Companies spent $25 billion building U.S. wind farms last year, more than double the budget of the Coast Guard and overtaking the gun industry, a trade group said.
Wind accounted for 5.6 percent of U.S. electricity generating capacity in 2012, up from about 3 percent in 2011, according to a report today from the Washington-based American Wind Energy Association. Developers installed 13.1 gigawatts of wind capacity last year, surpassing natural gas power plant construction to become the largest new source of electricity.
The growth is driven by tax incentives, utility demand, falling costs and better technology including taller towers and lighter blades, Elizabeth Salerno, AWEA’s chief economist, said in an interview.
“Wind is going to continue to be a major contributor as we add new power resources to our electricity grid in the U.S.,” Salerno said.
The fourth quarter accounted for 60 percent of installations as developers raced to take advantage of the expiring production tax credit. The 2.2 cents a kilowatt-hour incentive was extended for a year at the start of 2013. The rate was increased to 2.3 cents this month because of inflation.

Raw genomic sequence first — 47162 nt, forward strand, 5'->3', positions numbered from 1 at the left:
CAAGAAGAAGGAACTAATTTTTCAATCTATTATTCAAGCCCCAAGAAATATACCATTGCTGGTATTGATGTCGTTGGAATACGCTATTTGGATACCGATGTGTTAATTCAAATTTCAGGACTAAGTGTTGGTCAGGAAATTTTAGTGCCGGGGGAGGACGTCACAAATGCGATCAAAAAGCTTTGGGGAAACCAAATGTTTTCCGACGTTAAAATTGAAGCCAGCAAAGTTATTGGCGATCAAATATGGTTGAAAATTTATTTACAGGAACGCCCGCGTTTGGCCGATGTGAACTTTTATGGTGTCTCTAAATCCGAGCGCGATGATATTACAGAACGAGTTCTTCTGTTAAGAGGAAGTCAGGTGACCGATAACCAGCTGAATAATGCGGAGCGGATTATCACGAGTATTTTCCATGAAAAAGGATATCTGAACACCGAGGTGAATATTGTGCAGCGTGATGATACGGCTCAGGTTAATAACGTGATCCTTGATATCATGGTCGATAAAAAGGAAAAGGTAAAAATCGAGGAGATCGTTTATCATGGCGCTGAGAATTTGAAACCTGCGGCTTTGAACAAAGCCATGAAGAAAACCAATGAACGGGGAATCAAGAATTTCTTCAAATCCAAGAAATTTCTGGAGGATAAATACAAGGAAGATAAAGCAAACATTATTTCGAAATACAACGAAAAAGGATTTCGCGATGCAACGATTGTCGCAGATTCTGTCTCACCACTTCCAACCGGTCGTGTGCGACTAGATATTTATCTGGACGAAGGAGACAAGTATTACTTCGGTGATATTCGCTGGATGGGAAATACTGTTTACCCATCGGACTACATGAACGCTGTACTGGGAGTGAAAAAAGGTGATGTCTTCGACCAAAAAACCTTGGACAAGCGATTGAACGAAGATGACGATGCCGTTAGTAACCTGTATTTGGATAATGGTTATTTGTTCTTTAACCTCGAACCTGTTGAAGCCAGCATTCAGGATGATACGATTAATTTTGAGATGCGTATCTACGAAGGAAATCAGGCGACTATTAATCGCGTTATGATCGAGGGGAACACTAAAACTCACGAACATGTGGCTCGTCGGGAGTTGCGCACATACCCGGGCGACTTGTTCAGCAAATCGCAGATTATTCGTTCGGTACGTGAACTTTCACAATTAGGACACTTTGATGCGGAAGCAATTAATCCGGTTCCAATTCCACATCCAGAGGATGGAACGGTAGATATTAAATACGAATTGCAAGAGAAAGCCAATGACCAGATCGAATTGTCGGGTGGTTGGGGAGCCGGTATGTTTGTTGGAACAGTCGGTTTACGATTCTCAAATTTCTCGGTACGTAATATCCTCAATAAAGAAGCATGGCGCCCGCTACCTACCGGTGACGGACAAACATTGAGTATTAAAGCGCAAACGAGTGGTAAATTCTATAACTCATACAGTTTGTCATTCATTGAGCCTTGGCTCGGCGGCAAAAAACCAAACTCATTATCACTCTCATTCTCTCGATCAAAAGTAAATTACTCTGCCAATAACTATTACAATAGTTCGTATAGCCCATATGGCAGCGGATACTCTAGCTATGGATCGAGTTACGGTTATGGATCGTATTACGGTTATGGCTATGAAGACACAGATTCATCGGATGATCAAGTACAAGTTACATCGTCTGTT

Wind power is becoming more common in the Midwest and Great Plains. Kansas gets 11.4 percent of its power from wind after doubling its capacity last year. In 2000, 60 percent of the nation’s wind power capacity was in California, compared to about 9 percent now. Thirty-nine states are producing wind power.
Iowa gets 24.5 percent of its power from wind, the most in the country, followed by South Dakota at 23.9 percent and North Dakota’s 14.7 percent. About 3.5 percent of the country’s electricity comes from a total of 45,000 wind turbines.
U.S. investment in wind projects rose 76 percent from the $14.2 billion spent in 2011, AWEA said. By comparison, the fiscal 2012 budget for the Coast Guard was $10.2 billion and the direct economic impact of the U.S. firearms industry and its suppliers was $22.3 billion last year, according to a report by the National Shooting Sports Foundation, the industry’s trade association.
NextEra Energy Inc., the largest U.S. developer of renewable energy, installed 1.3 gigawatts of capacity. The Juno Beach, Florida-based company is also owns the most wind capacity, with 9.8 gigawatts, about 16.4 percent of the total in the U.S. Iberdrola SA followed with a 9.1 percent share and Warren Buffett’s MidAmerican Energy Holdings Co. had 6.2 percent.